Comic-Con uses its super powers to help fill San Diego trolley cars
A Blue Line trolley departing from America Plaza on May 10, 2016. Megan Wood, inewsource.

Comic-Con uses its super powers to help fill San Diego trolley cars

Taking the trolley to the San Diego Comic-Con might be the worst kept secret for avoiding stop-and-go downtown traffic and high parking fees.

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News in Numbers

But how big of a boost is Comic-Con for San Diego Metropolitan Transit System ridership numbers? MTS spokesman Rob Schupp said special events are a huge draw, and the annual comic book and culture convention is the biggest of them all.

“In July, we typically do (200,000) to 300,000 extra trips due to Comic-Con alone,” Schupp  said. “Comic-Con is definitely the biggest ride-generator event that we have.”

Last July saw the largest monthly total of trolley riders of 2015, more than 3.6 million. The Green Line alone, which has downtown stops at the Convention Center and Seaport Village, had more than 1.1 million riders that month.

Colin Parent, policy counsel at the transit advocacy group Circulate San Diego, has experienced the influx of new riders firsthand.

“You see enormous differences in how packed those cars are during those peak event periods,” Parent said.

July might have been last year’s ridership superhero, but it was more Ant Man than Superman. An inewsource analysis of trolley ridership found that July, August, September and October all had higher numbers of passengers than the monthly average.

From 2013 through 2015, July wasn’t even the best average month for ridership on the Green Line. That honor goes to October, which had almost 20 percent more riders than an average month during that time.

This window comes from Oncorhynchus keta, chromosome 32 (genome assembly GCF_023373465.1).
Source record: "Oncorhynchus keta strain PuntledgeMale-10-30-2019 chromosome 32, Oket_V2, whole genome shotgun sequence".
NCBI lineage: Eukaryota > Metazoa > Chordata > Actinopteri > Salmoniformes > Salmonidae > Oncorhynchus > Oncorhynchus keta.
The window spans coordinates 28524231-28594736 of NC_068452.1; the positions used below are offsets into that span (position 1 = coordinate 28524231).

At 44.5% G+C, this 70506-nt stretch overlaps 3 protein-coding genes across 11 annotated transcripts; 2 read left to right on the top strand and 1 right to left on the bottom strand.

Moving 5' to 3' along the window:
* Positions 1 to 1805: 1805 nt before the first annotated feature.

Even last July, the ridership champ in a year when Comic-Con passes sold out in an hour, the Green Line only had about 31,000 more riders than September, the second best month.

Parent with Circulate San Diego isn’t surprised by the relatively modest ridership bump.

“The overwhelming majority of people who ride transit are people who are commuters,” he said.

On a regular weekday, 125,000 riders use the MTS trolley system, which can make the additional thousands for events such as Comic-Con “just a drop in the bucket of total everyday ridership,” Parent said.

Ridership numbers also tend to stay up year-round because there’s hardly a dry season for downtown. Every year MTS adjusts its services for 250 to 280 special events, Schupp said.

“That’s the great thing about San Diego. You’ve got all of these activities year-round,” he said.

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That includes everything from baseball games at Petco Park to the Rock ‘n’ Roll Marathon in June. About 20 percent to 30 percent of ticket holders get to Chargers games by trolley, Schupp said.

July’s additional trolley riders could also be balanced out to some degree by people who might decide to stay home and avoid the crowds on certain days. Schupp, however, doesn’t worry too much about people staying away.

“I think big events by far attract more people than they cause people to stay home,” he said. “The net effect is a plus on special events.”

For Parent, even if the overall numbers aren’t a blockbuster, Comic-Con is still a valuable promotion for the trolley.

“It’s a great opportunity to introduce people to being a transit rider,” he said. He hopes future developments from MTS, such as adding stored value to Compass Card passes or buying tickets on a cellphone, might make that transition even easier.

For those taking the trolley for the first time to Comic-Con this week, he offers some perspective. Riders don’t usually have to jostle for elbow room with Wookiees or share handholds with Klingons.

“If they take the trolley on a different week, they can rest assured it won’t be nearly as crowded and sweaty as sometimes it can get during Comic-Con,” Parent said.

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About Leonardo Castañeda:

Leonardo Castañeda
Leonardo Castañeda is a reporter and economic analyst for inewsource. To contact him with tips, suggestions or corrections, please email leocastaneda [at] inewsource [dot] org.
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